The sovereign power of the nation-state has been steadily eroding for decades under the pressure of multilateral organizations such as the United Nations and multiregional organizations such as the European Union. The increasing prominence of non-governmental organizations such as Greenpeace and Human Rights Watch in times of crisis has also contributed, since the problems such groups address often extend beyond national borders and are thus difficult for national governments to manage alone. Multiregionalism and Multilateralism investigates these forces as they factor into political and economic relations between Asia and Europe.
About the Author
Sebastian Bersick is senior research fellow at the European Institute for Asian Studies in Brussels.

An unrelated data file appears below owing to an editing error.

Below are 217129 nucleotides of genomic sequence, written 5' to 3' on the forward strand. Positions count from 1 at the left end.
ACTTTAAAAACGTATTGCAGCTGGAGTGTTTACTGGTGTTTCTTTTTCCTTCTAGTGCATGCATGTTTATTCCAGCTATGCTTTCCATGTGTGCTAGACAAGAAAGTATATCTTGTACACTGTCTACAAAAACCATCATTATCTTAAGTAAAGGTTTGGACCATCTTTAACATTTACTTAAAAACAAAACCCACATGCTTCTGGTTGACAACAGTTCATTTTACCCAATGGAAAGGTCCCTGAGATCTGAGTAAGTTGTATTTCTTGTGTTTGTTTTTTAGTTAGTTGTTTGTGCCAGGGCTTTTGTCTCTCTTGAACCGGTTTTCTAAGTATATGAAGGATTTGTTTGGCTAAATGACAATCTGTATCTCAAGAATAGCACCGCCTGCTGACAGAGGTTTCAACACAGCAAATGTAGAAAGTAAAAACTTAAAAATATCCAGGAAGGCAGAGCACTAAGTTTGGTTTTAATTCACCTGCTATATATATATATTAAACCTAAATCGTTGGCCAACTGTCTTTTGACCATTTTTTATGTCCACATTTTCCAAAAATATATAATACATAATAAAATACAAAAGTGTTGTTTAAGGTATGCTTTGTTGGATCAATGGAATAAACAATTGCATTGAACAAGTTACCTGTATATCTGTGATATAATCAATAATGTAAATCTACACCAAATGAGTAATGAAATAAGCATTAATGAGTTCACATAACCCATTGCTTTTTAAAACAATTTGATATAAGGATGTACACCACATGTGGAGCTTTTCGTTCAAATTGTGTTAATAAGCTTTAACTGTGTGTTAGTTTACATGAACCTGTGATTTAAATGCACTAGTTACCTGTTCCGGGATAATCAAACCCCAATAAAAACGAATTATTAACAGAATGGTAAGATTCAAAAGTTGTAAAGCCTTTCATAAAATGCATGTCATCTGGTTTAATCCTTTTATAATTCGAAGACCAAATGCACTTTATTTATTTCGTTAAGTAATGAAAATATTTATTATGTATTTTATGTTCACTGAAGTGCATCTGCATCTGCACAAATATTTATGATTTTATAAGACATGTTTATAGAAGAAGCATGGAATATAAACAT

Wim Stokhof is director of the International Institute for Asian Studies and secretary general of the International Convention of Asia Scholars.
Paul van der Velde is senior consultant of the International Institute for Asian Studies.
Table of Contents
1 Multiregionalism and Multilateralism: Asian-European Relations
in a Global Context
2 East Asia: The Missing Link in Multiregionalism
3 ASEM and EU-style Economic Integration in East Asia
4 India's New Quest for Intra- and Inter-regional Politics
5 Enhancing South-East Asia's Security: The Aceh Monitoring Mission
6 ASEM and the Expanding China-European Union Relationship
7 China and Latin America: The Economic Dimension
8 Beyond asem 6: Lessons for the Actors
9 Ten Years of ASEM-Changes and Challenges
Yeo Lay Hwee
10 The Perception of ASEM in China